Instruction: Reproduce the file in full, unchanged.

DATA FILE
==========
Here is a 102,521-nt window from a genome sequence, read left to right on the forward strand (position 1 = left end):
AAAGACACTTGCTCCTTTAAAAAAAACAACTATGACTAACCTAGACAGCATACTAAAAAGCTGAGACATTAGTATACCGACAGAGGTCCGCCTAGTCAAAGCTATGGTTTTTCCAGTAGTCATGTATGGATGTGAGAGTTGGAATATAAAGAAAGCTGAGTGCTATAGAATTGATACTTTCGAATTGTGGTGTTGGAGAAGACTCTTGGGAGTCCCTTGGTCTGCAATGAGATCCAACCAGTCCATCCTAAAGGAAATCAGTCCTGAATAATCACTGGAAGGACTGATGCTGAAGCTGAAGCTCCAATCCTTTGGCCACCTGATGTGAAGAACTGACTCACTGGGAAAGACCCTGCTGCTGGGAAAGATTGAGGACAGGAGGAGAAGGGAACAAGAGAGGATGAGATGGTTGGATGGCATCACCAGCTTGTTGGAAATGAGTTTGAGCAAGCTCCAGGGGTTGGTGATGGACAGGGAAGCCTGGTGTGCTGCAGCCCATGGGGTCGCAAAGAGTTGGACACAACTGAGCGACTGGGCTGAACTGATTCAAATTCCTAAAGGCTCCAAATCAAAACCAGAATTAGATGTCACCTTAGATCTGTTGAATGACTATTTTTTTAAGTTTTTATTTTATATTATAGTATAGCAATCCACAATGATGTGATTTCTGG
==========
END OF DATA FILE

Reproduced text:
Here is a 102,521-nt window from a genome sequence, read left to right on the forward strand (position 1 = left end):
AAAGACACTTGCTCCTTTAAAAAAAACAACTATGACTAACCTAGACAGCATACTAAAAAGCTGAGACATTAGTATACCGACAGAGGTCCGCCTAGTCAAAGCTATGGTTTTTCCAGTAGTCATGTATGGATGTGAGAGTTGGAATATAAAGAAAGCTGAGTGCTATAGAATTGATACTTTCGAATTGTGGTGTTGGAGAAGACTCTTGGGAGTCCCTTGGTCTGCAATGAGATCCAACCAGTCCATCCTAAAGGAAATCAGTCCTGAATAATCACTGGAAGGACTGATGCTGAAGCTGAAGCTCCAATCCTTTGGCCACCTGATGTGAAGAACTGACTCACTGGGAAAGACCCTGCTGCTGGGAAAGATTGAGGACAGGAGGAGAAGGGAACAAGAGAGGATGAGATGGTTGGATGGCATCACCAGCTTGTTGGAAATGAGTTTGAGCAAGCTCCAGGGGTTGGTGATGGACAGGGAAGCCTGGTGTGCTGCAGCCCATGGGGTCGCAAAGAGTTGGACACAACTGAGCGACTGGGCTGAACTGATTCAAATTCCTAAAGGCTCCAAATCAAAACCAGAATTAGATGTCACCTTAGATCTGTTGAATGACTATTTTTTTAAGTTTTTATTTTATATTATAGTATAGCAATCCACAATGATGTGATTTCTGG